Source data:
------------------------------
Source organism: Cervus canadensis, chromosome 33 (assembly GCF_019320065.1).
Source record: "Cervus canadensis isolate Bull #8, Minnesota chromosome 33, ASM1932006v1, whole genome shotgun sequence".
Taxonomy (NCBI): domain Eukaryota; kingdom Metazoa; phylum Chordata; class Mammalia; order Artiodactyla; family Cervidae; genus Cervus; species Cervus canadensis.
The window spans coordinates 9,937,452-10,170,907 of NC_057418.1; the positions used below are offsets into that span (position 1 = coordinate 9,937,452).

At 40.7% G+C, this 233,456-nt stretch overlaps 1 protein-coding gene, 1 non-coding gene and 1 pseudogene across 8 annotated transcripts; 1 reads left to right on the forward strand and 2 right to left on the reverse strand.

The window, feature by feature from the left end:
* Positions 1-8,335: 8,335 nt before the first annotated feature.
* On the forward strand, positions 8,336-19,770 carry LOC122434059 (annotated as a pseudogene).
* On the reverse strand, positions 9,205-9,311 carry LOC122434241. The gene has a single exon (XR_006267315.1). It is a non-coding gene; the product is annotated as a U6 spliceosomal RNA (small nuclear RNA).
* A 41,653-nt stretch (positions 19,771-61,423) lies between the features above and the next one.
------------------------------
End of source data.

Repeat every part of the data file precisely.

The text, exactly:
Source organism: Cervus canadensis, chromosome 33 (assembly GCF_019320065.1).
Source record: "Cervus canadensis isolate Bull #8, Minnesota chromosome 33, ASM1932006v1, whole genome shotgun sequence".
Taxonomy (NCBI): domain Eukaryota; kingdom Metazoa; phylum Chordata; class Mammalia; order Artiodactyla; family Cervidae; genus Cervus; species Cervus canadensis.
The window spans coordinates 9,937,452-10,170,907 of NC_057418.1; the positions used below are offsets into that span (position 1 = coordinate 9,937,452).

At 40.7% G+C, this 233,456-nt stretch overlaps 1 protein-coding gene, 1 non-coding gene and 1 pseudogene across 8 annotated transcripts; 1 reads left to right on the forward strand and 2 right to left on the reverse strand.

The window, feature by feature from the left end:
* Positions 1-8,335: 8,335 nt before the first annotated feature.
* On the forward strand, positions 8,336-19,770 carry LOC122434059 (annotated as a pseudogene).
* On the reverse strand, positions 9,205-9,311 carry LOC122434241. The gene has a single exon (XR_006267315.1). It is a non-coding gene; the product is annotated as a U6 spliceosomal RNA (small nuclear RNA).
* A 41,653-nt stretch (positions 19,771-61,423) lies between the features above and the next one.